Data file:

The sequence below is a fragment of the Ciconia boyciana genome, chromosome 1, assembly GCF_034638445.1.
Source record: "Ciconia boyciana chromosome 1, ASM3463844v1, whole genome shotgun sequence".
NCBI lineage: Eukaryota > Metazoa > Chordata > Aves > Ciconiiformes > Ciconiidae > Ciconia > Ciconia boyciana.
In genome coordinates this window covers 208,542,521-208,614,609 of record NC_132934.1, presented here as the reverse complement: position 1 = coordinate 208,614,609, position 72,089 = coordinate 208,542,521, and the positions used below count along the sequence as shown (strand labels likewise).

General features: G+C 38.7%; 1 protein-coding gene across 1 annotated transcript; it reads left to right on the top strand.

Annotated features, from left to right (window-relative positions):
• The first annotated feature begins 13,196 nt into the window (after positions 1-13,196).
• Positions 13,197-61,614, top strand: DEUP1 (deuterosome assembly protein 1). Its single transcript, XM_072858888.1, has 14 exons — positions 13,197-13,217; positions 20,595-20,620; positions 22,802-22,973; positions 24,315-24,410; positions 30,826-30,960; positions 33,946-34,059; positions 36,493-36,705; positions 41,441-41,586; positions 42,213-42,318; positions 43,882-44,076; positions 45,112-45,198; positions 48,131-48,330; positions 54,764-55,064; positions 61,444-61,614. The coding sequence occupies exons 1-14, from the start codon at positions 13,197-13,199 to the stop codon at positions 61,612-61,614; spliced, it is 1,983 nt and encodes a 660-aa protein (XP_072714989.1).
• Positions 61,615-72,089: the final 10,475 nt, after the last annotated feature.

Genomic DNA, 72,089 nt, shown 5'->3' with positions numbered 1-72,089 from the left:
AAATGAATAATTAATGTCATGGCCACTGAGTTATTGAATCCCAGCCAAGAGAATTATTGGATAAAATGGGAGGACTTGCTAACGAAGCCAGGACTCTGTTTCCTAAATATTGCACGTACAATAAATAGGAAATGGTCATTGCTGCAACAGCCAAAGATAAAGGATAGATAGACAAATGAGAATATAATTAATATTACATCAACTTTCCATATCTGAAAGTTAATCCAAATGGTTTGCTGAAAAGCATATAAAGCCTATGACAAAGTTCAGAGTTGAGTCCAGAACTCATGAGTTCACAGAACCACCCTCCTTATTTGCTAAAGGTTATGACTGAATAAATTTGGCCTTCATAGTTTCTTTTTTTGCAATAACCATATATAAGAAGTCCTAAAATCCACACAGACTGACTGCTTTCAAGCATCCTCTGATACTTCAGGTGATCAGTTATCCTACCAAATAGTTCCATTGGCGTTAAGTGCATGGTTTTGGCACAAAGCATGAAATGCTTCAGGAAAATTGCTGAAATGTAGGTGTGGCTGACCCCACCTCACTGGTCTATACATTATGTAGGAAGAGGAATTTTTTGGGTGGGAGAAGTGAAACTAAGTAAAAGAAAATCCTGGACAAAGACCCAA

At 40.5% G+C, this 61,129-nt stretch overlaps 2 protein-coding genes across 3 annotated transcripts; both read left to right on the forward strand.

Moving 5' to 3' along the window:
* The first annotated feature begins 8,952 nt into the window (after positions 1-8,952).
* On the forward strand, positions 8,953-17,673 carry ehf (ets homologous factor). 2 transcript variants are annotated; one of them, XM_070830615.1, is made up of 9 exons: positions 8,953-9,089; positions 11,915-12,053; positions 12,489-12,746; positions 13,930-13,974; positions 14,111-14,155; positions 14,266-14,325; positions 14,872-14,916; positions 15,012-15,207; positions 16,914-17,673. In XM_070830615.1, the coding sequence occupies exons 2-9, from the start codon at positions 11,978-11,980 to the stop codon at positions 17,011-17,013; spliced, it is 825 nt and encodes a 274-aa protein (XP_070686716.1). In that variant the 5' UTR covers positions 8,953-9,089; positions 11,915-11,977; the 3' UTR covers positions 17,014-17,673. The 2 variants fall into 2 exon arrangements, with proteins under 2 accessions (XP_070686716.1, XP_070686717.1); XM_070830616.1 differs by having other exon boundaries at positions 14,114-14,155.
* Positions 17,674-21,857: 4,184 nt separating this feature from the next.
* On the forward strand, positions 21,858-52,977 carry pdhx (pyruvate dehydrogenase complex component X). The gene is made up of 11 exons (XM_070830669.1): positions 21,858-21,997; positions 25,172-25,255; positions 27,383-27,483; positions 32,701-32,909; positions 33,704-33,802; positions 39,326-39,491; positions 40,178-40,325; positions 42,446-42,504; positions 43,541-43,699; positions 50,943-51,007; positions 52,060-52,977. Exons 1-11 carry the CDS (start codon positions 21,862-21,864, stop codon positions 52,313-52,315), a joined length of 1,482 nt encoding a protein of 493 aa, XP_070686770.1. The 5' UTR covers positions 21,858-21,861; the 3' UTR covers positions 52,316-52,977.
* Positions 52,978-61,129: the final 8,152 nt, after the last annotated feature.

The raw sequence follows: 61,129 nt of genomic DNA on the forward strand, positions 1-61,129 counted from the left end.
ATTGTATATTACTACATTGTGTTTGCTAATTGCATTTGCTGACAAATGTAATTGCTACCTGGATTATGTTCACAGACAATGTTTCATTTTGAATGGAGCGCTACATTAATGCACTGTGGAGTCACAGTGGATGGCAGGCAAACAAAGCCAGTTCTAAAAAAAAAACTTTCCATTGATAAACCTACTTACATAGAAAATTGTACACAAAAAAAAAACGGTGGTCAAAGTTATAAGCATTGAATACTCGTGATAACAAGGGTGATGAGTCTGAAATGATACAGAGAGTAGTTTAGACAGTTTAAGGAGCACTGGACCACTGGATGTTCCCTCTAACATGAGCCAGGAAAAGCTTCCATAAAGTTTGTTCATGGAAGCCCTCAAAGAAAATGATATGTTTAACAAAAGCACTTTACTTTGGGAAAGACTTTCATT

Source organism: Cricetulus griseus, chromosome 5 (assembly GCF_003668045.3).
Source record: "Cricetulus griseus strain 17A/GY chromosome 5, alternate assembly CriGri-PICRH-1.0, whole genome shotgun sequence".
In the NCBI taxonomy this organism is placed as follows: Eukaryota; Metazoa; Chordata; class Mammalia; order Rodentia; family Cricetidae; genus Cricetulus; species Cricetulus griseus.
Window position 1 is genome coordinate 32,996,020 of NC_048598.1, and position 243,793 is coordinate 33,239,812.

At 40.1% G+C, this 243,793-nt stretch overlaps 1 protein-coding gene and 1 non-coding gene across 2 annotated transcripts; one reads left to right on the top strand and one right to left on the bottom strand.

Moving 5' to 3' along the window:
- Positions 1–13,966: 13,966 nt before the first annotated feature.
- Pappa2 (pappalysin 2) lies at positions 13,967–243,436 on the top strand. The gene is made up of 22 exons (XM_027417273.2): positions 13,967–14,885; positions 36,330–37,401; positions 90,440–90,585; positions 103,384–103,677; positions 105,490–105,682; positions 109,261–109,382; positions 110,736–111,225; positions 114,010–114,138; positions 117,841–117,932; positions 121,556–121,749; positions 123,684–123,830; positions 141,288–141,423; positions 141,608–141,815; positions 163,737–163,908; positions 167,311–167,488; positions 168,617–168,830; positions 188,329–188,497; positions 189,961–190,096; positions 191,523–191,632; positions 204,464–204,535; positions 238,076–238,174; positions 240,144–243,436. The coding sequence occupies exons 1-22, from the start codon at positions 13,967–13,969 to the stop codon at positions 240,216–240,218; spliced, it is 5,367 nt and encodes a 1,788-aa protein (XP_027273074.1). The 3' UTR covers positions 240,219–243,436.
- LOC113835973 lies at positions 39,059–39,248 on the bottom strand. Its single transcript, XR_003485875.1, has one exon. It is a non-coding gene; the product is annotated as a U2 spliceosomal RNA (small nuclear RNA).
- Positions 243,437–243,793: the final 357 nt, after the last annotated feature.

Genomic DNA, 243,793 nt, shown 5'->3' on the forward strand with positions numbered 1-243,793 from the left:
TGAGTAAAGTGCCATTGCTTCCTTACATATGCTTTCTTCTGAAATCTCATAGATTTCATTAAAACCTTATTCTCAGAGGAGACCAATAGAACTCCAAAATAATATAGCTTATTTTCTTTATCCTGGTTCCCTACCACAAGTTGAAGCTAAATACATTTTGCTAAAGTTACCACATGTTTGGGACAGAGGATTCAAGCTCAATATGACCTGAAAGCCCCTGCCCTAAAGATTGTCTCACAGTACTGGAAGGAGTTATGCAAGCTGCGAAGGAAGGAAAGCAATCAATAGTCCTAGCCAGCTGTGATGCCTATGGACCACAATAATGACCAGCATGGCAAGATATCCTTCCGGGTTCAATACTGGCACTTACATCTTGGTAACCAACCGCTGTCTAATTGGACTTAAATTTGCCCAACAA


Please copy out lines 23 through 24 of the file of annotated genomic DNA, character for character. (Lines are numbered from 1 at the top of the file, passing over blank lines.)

In the NCBI taxonomy this organism is placed as follows: Eukaryota; Metazoa; Chordata; class Mammalia; order Rodentia; family Cricetidae; genus Cricetulus; species Cricetulus griseus.
Window position 1 is genome coordinate 32,996,020 of NC_048598.1, and position 243,793 is coordinate 33,239,812.